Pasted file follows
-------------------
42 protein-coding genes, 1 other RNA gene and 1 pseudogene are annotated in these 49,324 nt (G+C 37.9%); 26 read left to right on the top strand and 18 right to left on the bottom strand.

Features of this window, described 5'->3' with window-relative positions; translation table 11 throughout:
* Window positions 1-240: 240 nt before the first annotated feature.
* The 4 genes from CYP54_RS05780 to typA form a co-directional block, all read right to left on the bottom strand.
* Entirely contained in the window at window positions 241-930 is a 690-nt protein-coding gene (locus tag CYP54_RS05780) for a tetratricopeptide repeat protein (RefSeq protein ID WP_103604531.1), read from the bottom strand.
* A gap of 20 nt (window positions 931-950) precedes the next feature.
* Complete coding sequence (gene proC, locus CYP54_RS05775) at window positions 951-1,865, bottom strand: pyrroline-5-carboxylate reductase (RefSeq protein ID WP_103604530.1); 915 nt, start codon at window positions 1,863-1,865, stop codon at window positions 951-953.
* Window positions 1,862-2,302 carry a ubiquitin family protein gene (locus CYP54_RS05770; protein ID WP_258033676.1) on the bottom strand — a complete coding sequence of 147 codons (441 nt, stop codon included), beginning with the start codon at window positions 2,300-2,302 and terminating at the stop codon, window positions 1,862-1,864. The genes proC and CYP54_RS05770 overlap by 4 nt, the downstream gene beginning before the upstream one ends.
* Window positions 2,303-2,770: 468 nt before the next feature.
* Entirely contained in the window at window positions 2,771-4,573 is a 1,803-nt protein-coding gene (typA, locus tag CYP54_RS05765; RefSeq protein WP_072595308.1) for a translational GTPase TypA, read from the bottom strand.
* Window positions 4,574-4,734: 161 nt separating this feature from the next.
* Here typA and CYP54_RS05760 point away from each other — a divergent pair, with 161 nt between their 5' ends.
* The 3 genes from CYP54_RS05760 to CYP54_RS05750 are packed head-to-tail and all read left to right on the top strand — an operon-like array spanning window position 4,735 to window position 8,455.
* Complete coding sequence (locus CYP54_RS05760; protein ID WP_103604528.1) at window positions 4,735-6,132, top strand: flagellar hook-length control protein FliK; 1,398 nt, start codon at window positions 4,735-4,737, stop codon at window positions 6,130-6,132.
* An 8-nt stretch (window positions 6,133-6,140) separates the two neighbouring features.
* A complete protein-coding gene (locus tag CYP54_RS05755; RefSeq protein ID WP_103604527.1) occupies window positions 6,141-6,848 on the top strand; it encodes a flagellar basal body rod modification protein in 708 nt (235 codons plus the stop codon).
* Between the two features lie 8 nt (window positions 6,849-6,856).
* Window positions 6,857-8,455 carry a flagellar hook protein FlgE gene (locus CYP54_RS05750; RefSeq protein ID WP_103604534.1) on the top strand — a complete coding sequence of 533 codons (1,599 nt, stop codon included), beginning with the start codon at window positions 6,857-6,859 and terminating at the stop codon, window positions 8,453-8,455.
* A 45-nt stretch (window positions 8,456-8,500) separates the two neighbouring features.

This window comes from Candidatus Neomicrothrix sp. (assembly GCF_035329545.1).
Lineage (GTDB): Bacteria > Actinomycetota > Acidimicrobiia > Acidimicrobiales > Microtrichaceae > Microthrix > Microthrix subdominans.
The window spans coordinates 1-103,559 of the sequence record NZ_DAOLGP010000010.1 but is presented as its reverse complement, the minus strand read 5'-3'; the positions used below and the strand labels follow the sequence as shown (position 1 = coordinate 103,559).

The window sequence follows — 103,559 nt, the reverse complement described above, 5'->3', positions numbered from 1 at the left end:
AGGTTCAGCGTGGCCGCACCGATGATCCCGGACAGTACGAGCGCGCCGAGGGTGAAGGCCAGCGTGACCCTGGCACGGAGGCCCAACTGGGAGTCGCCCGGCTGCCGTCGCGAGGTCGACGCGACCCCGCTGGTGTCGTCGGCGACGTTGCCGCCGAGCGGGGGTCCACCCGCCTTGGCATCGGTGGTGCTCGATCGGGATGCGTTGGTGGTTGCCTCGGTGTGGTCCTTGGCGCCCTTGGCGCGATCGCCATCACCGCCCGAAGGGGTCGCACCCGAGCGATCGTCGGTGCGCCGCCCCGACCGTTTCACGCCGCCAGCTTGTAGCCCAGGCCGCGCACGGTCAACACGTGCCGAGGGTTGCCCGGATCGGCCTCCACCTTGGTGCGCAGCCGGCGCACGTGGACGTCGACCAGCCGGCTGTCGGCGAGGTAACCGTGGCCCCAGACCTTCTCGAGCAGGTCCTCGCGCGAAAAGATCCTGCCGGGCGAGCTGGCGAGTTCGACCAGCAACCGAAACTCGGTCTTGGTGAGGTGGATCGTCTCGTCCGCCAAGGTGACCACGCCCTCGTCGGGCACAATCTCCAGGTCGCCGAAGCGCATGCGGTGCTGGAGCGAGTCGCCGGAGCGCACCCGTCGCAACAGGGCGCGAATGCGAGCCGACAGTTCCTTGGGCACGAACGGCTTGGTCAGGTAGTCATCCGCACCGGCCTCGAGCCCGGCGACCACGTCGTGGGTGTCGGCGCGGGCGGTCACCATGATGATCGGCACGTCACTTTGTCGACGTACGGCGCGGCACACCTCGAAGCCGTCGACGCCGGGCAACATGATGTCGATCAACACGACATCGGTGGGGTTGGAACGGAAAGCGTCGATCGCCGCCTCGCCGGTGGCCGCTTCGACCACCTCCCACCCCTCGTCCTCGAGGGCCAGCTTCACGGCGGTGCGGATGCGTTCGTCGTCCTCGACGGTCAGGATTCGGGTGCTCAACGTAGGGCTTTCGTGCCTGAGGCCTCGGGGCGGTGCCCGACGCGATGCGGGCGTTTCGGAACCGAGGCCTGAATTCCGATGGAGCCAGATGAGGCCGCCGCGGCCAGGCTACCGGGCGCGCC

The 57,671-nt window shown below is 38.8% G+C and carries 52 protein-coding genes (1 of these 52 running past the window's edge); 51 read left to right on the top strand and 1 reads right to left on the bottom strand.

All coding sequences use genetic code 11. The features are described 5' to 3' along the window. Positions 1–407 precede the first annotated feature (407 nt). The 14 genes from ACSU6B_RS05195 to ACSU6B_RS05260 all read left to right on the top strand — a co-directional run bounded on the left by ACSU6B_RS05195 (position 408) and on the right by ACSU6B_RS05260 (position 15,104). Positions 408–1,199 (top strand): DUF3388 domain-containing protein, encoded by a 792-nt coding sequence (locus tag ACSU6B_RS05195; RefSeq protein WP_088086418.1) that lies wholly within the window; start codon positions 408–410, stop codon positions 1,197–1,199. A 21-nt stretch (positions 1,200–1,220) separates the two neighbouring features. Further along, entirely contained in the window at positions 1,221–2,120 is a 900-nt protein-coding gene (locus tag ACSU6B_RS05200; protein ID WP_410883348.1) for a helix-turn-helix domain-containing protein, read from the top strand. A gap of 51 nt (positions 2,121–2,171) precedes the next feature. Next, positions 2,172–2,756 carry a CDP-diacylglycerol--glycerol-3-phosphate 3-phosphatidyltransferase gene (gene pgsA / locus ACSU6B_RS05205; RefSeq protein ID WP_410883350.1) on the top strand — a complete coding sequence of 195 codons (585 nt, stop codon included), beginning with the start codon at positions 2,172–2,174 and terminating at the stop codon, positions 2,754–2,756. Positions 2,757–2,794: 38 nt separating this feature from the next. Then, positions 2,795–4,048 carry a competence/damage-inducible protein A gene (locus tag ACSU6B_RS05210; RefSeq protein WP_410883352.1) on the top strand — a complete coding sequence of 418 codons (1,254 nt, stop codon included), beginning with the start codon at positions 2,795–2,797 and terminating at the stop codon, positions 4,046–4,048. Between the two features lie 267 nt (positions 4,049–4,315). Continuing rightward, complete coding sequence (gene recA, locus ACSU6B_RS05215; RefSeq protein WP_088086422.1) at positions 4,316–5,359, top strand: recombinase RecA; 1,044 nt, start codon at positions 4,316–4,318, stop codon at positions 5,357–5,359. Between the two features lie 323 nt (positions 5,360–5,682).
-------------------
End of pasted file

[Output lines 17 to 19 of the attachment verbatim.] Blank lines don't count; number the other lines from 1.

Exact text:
* Between the two features lie 8 nt (window positions 6,849-6,856).
* Window positions 6,857-8,455 carry a flagellar hook protein FlgE gene (locus CYP54_RS05750; RefSeq protein ID WP_103604534.1) on the top strand — a complete coding sequence of 533 codons (1,599 nt, stop codon included), beginning with the start codon at window positions 6,857-6,859 and terminating at the stop codon, window positions 8,453-8,455.
* A 45-nt stretch (window positions 8,456-8,500) separates the two neighbouring features.